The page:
Written by Jacob Tsypkin
Welcome back to “I Make Mistakes So You Don’t Have To, The 2015 Edition.” In Part II, we’re discussing gymnastics and energy systems development.
If you haven’t read Part I yet, you can find it here.
1) More Development of Strict Variations
In past years, my programming has included plenty of work on developing fundamental gymnastics strength (hollow rocks, anyone?) and skill, but relatively little on strict variations of the actual movements commonly seen in competition.
Two years into seeing a strict gymnastic movement (handstand pushups) on the Regional stage, I’m left wondering if other movements, such as pullups, muscle-ups, and toes-to-bar will head down the same path. Just in case, I plan on a slight tipping of the scales towards strict movements.
This is particularly important, I think, for particular athletes. Disregarding the obvious case of athletes with a significant weakness or disparity with regard to strict movements, it seems that female athletes and long- limbed athletes see substantial carryover into their kipping movements from strict development.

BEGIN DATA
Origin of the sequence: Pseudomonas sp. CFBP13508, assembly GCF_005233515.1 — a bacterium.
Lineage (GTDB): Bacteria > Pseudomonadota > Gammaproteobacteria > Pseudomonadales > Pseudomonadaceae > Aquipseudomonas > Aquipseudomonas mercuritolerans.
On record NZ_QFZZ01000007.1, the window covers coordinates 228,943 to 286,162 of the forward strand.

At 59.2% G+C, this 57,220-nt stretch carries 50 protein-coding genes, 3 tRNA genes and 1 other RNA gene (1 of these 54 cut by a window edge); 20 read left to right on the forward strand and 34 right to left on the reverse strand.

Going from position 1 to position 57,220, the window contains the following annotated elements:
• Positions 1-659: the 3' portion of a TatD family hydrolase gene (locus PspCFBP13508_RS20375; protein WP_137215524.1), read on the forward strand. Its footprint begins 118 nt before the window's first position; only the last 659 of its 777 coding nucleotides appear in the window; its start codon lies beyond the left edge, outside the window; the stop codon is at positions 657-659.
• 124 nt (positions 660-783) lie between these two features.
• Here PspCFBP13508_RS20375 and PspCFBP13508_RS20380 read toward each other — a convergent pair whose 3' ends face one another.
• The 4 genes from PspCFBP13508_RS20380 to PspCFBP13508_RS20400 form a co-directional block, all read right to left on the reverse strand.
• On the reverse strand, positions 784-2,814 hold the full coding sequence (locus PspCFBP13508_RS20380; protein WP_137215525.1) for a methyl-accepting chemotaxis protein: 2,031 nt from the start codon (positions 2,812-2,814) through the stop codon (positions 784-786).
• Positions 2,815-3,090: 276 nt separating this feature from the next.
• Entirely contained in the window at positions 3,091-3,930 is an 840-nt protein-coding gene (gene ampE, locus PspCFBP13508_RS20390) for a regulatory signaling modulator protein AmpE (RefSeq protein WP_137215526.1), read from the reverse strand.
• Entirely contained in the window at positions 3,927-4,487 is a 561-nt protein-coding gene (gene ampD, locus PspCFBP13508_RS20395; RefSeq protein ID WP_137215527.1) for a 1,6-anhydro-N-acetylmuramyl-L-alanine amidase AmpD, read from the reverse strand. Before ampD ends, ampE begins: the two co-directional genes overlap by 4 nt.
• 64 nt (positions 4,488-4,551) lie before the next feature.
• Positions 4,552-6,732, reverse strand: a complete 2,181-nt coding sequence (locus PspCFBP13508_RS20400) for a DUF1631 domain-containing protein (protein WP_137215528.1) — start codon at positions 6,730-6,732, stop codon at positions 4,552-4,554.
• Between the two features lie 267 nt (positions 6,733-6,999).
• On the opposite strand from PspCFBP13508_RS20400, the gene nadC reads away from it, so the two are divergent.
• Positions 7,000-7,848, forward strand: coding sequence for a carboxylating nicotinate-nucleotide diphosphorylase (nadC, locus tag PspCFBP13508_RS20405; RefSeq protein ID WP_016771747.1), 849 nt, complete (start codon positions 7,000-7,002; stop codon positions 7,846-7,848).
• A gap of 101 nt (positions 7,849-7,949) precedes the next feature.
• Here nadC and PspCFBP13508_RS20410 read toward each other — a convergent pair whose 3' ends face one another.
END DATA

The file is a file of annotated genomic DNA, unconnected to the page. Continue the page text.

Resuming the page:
This does not suggest that there is any less importance in developing efficiency and capacity with kipping movements, which will continue to be an integral part of competitive CrossFit.
2) More Max Effort Work
With regard to developing capacity, my gymnastics programming has typically focused on pacing, volume tolerance, and reducing rest periods between manageable sets with relatively little focus on being able to do very large single sets. The last few years of the Games and Regionals have demonstrated that there is a great advantage in having a high threshold for top end sets, through events like the pullup/overhead squat at 2014 Regionals, the Muscle-Up Biathlon at the 2014 CrossFit Games, and the muscle-up/squat clean ladder at 2015 Regionals.
Accordingly, this year I will spend more time helping my athletes develop that max effort capacity in the “big three” gymnastics movements.
Muscle-Ups: These will see the most focus in this area, because they have the highest cost of failure (breaking a set of muscle-ups has a higher time cost and fatigue cost than breaking a set of pullups or handstand pushups) and the lowest cost of training (max sets of kipping muscle-ups present far less total volume than max sets of kipping pullups or kipping handstand pushups.)